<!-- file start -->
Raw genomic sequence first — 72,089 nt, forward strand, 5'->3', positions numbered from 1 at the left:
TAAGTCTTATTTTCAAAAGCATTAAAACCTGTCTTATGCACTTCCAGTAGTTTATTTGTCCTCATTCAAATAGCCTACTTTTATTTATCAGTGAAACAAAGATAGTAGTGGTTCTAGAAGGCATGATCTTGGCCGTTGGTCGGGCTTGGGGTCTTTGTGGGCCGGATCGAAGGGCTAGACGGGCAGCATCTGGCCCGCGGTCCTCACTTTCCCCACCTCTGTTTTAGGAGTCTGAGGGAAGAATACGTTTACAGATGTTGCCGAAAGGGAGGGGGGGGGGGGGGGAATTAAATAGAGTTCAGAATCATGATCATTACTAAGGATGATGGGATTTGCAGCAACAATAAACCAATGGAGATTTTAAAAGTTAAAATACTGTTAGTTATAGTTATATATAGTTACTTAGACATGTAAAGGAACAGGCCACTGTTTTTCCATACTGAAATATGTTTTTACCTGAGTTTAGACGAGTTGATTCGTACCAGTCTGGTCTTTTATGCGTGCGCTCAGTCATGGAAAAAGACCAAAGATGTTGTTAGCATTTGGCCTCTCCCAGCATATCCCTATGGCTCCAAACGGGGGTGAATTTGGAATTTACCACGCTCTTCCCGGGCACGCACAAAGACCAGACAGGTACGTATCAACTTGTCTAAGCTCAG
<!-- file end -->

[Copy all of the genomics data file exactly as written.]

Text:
Raw genomic sequence first — 72,089 nt, forward strand, 5'->3', positions numbered from 1 at the left:
TAAGTCTTATTTTCAAAAGCATTAAAACCTGTCTTATGCACTTCCAGTAGTTTATTTGTCCTCATTCAAATAGCCTACTTTTATTTATCAGTGAAACAAAGATAGTAGTGGTTCTAGAAGGCATGATCTTGGCCGTTGGTCGGGCTTGGGGTCTTTGTGGGCCGGATCGAAGGGCTAGACGGGCAGCATCTGGCCCGCGGTCCTCACTTTCCCCACCTCTGTTTTAGGAGTCTGAGGGAAGAATACGTTTACAGATGTTGCCGAAAGGGAGGGGGGGGGGGGGGGAATTAAATAGAGTTCAGAATCATGATCATTACTAAGGATGATGGGATTTGCAGCAACAATAAACCAATGGAGATTTTAAAAGTTAAAATACTGTTAGTTATAGTTATATATAGTTACTTAGACATGTAAAGGAACAGGCCACTGTTTTTCCATACTGAAATATGTTTTTACCTGAGTTTAGACGAGTTGATTCGTACCAGTCTGGTCTTTTATGCGTGCGCTCAGTCATGGAAAAAGACCAAAGATGTTGTTAGCATTTGGCCTCTCCCAGCATATCCCTATGGCTCCAAACGGGGGTGAATTTGGAATTTACCACGCTCTTCCCGGGCACGCACAAAGACCAGACAGGTACGTATCAACTTGTCTAAGCTCAG